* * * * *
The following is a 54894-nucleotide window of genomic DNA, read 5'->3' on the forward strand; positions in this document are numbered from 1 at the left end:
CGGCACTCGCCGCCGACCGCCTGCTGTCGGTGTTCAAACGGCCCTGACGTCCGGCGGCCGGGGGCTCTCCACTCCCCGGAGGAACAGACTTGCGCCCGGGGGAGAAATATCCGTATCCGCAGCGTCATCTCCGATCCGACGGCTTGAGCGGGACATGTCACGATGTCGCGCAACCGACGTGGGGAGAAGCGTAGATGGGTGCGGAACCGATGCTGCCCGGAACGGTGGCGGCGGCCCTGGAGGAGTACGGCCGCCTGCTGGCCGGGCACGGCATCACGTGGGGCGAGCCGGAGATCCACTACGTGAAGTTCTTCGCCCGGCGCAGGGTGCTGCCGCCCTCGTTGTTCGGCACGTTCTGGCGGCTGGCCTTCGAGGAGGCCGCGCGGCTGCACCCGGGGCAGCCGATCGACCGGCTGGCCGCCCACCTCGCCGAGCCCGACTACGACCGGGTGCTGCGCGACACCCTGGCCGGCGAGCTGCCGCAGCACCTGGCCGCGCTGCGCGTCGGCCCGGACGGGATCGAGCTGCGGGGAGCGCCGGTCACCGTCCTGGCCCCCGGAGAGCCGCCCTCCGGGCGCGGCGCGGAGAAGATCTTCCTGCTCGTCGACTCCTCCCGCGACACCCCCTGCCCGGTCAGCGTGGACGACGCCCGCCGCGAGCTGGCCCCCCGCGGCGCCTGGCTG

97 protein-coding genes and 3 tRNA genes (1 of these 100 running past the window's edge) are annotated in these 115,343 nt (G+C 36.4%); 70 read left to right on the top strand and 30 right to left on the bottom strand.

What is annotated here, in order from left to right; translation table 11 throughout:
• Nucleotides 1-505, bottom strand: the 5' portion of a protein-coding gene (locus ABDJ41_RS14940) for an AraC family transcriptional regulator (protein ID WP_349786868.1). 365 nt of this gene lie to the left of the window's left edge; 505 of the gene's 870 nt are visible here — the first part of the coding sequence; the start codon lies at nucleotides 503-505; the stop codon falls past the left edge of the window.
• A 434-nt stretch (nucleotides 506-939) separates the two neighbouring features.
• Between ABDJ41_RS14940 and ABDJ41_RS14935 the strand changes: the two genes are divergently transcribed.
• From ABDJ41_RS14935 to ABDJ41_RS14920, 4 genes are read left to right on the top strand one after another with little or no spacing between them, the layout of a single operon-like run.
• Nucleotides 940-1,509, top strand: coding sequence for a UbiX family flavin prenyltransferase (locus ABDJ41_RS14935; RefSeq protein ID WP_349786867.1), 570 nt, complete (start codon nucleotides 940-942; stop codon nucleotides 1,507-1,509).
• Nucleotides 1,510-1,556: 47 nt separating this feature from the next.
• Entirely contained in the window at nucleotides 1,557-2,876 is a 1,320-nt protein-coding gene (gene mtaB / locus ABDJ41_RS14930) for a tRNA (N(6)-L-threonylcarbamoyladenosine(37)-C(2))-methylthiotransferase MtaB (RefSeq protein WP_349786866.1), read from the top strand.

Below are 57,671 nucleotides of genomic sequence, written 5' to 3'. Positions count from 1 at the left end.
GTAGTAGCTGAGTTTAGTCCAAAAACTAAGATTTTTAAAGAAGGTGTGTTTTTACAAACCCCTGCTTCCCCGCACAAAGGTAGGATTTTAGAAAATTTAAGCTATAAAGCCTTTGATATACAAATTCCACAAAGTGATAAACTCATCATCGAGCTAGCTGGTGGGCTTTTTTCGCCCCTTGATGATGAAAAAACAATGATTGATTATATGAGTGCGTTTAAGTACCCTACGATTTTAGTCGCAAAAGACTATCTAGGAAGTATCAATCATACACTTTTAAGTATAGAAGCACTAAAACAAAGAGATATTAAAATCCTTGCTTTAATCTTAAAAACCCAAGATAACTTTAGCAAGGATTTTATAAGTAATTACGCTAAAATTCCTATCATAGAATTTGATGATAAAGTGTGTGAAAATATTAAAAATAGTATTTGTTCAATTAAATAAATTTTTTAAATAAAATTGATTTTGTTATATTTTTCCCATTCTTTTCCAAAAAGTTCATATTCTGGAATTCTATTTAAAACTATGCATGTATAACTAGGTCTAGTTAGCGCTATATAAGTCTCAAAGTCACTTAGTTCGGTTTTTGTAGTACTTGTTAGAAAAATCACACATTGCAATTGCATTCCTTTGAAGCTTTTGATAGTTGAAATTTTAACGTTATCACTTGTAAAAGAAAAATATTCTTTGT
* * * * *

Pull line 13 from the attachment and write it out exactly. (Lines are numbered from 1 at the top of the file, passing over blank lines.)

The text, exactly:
GTAGTAGCTGAGTTTAGTCCAAAAACTAAGATTTTTAAAGAAGGTGTGTTTTTACAAACCCCTGCTTCCCCGCACAAAGGTAGGATTTTAGAAAATTTAAGCTATAAAGCCTTTGATATACAAATTCCACAAAGTGATAAACTCATCATCGAGCTAGCTGGTGGGCTTTTTTCGCCCCTTGATGATGAAAAAACAATGATTGATTATATGAGTGCGTTTAAGTACCCTACGATTTTAGTCGCAAAAGACTATCTAGGAAGTATCAATCATACACTTTTAAGTATAGAAGCACTAAAACAAAGAGATATTAAAATCCTTGCTTTAATCTTAAAAACCCAAGATAACTTTAGCAAGGATTTTATAAGTAATTACGCTAAAATTCCTATCATAGAATTTGATGATAAAGTGTGTGAAAATATTAAAAATAGTATTTGTTCAATTAAATAAATTTTTTAAATAAAATTGATTTTGTTATATTTTTCCCATTCTTTTCCAAAAAGTTCATATTCTGGAATTCTATTTAAAACTATGCATGTATAACTAGGTCTAGTTAGCGCTATATAAGTCTCAAAGTCACTTAGTTCGGTTTTTGTAGTACTTGTTAGAAAAATCACACATTGCAATTGCATTCCTTTGAAGCTTTTGATAGTTGAAATTTTAACGTTATCACTTGTAAAAGAAAAATATTCTTTGT